The Amendment also introduces a significant change in the definition of industrial hemp in terms of permitted THC concentrations. These have been increased from 0.3% to 1% of dried matter. Industrial hemp, including extraction and tincture that contains up to 1% THC, will therefore no longer be subject to regulation as an addictive substance under Czech law. However, any entities or individuals cultivating industrial hemp on a total land area of more than 100 m2 will also be subject to specific reporting obligations to the locally competent customs authority.
Once medical cannabis is cultivated, it will be treated like any other regulated addictive substance – meaning it will be traded within established distribution systems, or can be exported abroad. Quantities of cannabis harvested for medical use, which have been cultivated based on the abovementioned licencing system, are also subject to reporting to the Institute and Ministry of Health.
The Amendment further introduces electronic prescriptions for certain medicinal products containing highly addictive substances, including medical cannabis, which will be labelled with a “highly addictive substance” designation.
New rules for the cultivation and export of medical cannabis and increased limits for THC concentrations in industrial hemp in the Czech Republic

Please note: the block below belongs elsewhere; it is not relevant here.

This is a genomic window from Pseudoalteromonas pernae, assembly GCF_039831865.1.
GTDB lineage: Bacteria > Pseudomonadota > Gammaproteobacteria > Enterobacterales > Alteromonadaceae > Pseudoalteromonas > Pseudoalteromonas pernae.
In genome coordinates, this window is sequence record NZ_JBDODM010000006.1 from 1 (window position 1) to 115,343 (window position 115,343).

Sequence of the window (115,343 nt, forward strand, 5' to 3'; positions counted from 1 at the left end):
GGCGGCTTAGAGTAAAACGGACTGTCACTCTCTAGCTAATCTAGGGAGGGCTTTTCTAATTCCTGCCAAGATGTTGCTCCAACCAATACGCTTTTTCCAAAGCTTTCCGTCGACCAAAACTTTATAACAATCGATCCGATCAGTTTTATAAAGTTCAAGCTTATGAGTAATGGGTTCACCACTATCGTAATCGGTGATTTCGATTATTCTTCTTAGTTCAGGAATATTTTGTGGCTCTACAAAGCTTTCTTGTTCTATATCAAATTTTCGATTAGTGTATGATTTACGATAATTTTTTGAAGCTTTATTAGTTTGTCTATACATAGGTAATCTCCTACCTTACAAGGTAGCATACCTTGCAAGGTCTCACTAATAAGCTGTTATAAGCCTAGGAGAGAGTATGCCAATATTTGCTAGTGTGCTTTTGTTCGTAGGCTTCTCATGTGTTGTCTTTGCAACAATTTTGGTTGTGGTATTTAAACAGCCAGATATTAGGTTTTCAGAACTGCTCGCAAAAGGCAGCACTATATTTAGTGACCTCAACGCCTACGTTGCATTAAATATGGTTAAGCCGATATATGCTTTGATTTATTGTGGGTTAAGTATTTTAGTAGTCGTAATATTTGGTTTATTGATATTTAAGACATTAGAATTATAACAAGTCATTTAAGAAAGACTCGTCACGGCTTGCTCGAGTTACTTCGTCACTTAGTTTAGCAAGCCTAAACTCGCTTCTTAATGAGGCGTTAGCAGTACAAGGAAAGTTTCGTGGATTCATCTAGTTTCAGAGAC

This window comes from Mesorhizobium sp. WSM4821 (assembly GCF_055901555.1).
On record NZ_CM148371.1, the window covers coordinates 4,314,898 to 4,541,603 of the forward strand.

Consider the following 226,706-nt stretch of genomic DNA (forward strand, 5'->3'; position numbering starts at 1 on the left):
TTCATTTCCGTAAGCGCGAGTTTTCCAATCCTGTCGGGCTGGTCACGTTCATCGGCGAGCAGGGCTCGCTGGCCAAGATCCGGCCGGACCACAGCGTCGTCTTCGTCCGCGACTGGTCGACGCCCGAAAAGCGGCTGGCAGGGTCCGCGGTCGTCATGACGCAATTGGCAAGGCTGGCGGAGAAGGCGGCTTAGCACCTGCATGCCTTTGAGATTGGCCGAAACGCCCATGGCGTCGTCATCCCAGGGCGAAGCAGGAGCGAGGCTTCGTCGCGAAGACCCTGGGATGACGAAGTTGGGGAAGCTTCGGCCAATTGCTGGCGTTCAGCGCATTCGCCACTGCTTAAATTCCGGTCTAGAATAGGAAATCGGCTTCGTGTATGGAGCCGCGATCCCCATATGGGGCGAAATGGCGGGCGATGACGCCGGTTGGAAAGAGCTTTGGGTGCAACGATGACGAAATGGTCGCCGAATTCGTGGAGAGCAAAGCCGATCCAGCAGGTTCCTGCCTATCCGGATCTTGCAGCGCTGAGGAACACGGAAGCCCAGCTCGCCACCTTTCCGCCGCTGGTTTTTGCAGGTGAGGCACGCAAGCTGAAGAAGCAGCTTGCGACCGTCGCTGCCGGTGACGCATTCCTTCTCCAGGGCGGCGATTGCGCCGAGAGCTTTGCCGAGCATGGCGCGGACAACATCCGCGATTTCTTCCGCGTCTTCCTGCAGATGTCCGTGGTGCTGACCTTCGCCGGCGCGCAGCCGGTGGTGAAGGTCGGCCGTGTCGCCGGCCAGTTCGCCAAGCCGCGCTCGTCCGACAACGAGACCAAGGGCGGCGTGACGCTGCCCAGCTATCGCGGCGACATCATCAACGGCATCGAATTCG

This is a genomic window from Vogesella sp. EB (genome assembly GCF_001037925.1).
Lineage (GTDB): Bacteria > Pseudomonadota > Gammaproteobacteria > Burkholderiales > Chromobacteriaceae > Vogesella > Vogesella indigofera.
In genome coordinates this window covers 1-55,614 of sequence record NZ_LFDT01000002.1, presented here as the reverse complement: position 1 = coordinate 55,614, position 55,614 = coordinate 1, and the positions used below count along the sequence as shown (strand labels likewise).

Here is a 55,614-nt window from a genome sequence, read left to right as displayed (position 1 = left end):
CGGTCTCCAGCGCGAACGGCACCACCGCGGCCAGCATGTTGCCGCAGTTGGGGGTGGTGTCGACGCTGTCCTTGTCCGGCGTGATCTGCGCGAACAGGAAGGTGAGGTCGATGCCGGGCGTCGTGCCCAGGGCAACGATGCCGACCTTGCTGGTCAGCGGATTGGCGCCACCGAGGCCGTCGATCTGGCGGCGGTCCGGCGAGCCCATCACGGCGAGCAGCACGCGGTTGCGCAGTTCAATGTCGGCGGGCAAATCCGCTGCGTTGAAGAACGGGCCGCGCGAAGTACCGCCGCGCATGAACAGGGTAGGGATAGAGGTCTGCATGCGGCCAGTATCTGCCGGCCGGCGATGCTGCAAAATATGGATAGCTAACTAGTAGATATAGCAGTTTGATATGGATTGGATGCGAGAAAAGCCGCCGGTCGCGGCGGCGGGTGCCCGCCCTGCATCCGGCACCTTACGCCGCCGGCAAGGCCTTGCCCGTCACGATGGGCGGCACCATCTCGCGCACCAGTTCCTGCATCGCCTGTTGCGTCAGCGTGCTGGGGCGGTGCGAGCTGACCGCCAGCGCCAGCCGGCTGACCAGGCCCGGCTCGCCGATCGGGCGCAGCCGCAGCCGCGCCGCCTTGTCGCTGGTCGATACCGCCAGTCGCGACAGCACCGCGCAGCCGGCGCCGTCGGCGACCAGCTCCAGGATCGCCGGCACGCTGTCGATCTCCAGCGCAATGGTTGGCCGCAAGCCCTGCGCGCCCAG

A new licensing system is being created under the Amendment, enabling entities or natural person entrepreneurs to cultivate plant-based cannabis for medical use, provided that they obtain:
The Amendment will come into effect on 1 January 2022.
October 2021 – On 8 October 2021, an amendment to the Act on Addictive Substances (the “Amendment”) was published. The Amendment is designed to expand the possibilities for cultivating medical use cannabis to a broader range of subjects, including natural person entrepreneurs, thus increasing its availability to Czech patients. It is expected that increased production will lead to a fall in the price of cannabis for medical use.
For further information please contact Tomáš Čihula, Partner, at , or Tereza Mašková, Associate, at .
EIHA, the European Industrial Hemp Association, is an international organization that seeks to promote the interests of industrial cannabis entrepreneurs in Europe. EIHA proposed to the European Union that the CBD should be added in the European cosmetics database CosIng. The proposal included the removal of restrictions on Cannabis Sativa L. and the addition of three new INCI (International Nomenclature Cosmetic Ingredient) names to the list. Suggestions for names to be added were Cannabis Sativa leaf extract, Cannabis Sativa leaf / stem extract and Cannabis Sativa root extract. EIHA submitted its proposal in late 2019.
CBD can be found in the CosIng database under the name Cannabidiol – Derived from cannabis extract, tincture, or resin. CBD products, such as CBD oil, can be legally marketed with the following properties: antioxidant, anti-sebum, skin protection, and skin care.
The role of the CBD before the changes
The Court notes that the provisions on the free movement of goods within the European Union (Articles 34 and 36 of the Treaty on the Functioning of the European Union) apply because the CBD at issue here cannot be regarded as a ‘drug’ since the CBD does not appear to have psychotropic effects, or otherwise cause adverse effects on human health.
The protection of public health and the assessment of the measures necessary to achieve it are a matter for the national court, but it is for the national court to assess the available scientific information to ensure that the alleged actual risk to public health is not based solely on hypothetical considerations.